You may think your kids love you because they give you ridiculous nicknames and climb all over you and are ‘cool’, but what they actually think is that you’re an ineffectual joke and that it’s fun to ridicule you.
And he closes with a top ten list of rules foreign teachers should follow in order to retain some self-respect and do their job to the fullest:
1. Don’t say “Assa!” anymore, because you sound like an idiot when you do.
2. Don’t take a ddongchim (finger playfully thrust up your ass) lying down.
3. Don’t let your kids give you dumb nicknames.
4. Don’t let anybody call you crazy in Korea.
5. Don’t call kids crazy and try to stand on some lame principle that “They should know how English is really spoken.” It only makes you sound like a pompous idiot.
6. If you’re bald, don’t let your kids touch your head.
7. If you’re fat, don’t let your kids touch your belly.
8. If you’re hairy, don’t let your kids rub your forearms.
9. Don’t tell your kids stupid lies about your home country. Don’t tell them that you’re an alien, even though it may be hilarious to them.
10. Never, ever hand over the power to punish your students to a Korean, whether it be your co-teacher or the owner of the school. You will soon find yourself completely powerless.
Check out the whole entry for some context and for a hypothetical situation that, sadly, probably happens way too much when you mix inexperienced teachers and bratty kids.
A huge part of teaching English, in my opinion, involves teaching students how to comport themselves when around foreigners. As I said in reaction to a video posted on ROK Drop of swarming middle students, Korean children---and sometimes adults---completely lose any sense of composure around a foreigner. The sight of a white person triggers a mocking "HELLO!" as a Pavlovian response, and if you ignore their call (as you should) you'll soon hear taunts that move closer toward their real opinion of you. They exhibit behavior they would never, ever imagine directing toward a Korean adult, let alone a Korean teacher. In my town last year students of all ages would follow me home, would try to open the windows of my apartment, would stand outside and shout my name, and would bang on the door. If any student would even think of doing this to a Korean teacher, the kid'd get beat like he owes somebody money. However, my colleagues allowed this to go on all year, and when I complained they told me that I ought to be friendly and open to my students. This school year, on a regular basis, students will yell at me from down the hall, will shout my name from upper-story windows, and will bang on the windows and doors just so I can see them wave at me. My coworkers were surprised when I taught my students not to do this, and protested that students were just being friendly. It's not uncommon for students to shout at me from passing vehicles, from windows, or from down the block, and when I ride the bus I've had students tap my shoulder and poke me after I ignored their first few dozen catcalls. Students have mocked me in restaurants and adults have followed me down the street. Again, no Korean in their right mind would treat another Korean adult this way, let alone encourage their children to do it. Extreme cases of disrespect don't happen all the time, but taunts, catcalls, and other impolite English does occur with enough frequency that I can safely attribute them to deeply ingrained attitudes toward foreigners and foreign teachers.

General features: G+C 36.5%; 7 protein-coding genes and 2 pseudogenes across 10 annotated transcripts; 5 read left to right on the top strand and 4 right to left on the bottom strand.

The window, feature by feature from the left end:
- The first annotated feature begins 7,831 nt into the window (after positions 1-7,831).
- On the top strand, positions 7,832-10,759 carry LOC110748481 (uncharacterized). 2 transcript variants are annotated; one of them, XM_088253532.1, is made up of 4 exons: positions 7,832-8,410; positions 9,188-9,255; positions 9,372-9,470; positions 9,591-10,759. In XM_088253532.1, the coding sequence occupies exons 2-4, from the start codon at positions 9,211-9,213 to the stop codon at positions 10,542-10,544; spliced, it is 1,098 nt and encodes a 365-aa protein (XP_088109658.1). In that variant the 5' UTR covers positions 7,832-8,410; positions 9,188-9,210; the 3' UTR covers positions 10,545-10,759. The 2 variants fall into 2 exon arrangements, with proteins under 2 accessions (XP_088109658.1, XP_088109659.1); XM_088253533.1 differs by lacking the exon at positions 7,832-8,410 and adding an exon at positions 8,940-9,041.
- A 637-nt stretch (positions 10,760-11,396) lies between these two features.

I've been sitting on an entry about this broad topic for a while, and I'll probably write it up sooner rather than later. Too many foreign teachers allow the zoo animal treatment, under the mistaken belief that it shows friendliness, or curiosity, or an eagerness to interact with foreigners. Too many foreign teachers permit their students to call them fat, or grab their arm hair, or point at their nose. I had a student once try to 똥침 me . . . with the end of a broom, and while I'm not going to write down how I punished him, suffice it to say there were witnesses, and such extremely inappropriate behavior toward me never happened again. Too many foreign teachers believe that, to effectively teach English, you need to be their friend and endure jokes, ribbing, and attitudes that would never fly with a Korean adult.
The problem is, too many Korean teachers think this "special" treatment is okay. Too many Korean teachers operate under the assumption that a foreigner needs to be a clown in the classroom, and that English class needs to be a riot in order to be effective. Oh, the Korean teachers' classes aren't fun, mind you, but because "students are so shy" foreigners are expected to act like overactive, overgrown children. I wonder where Koreans get such a warped view of foreign teachers?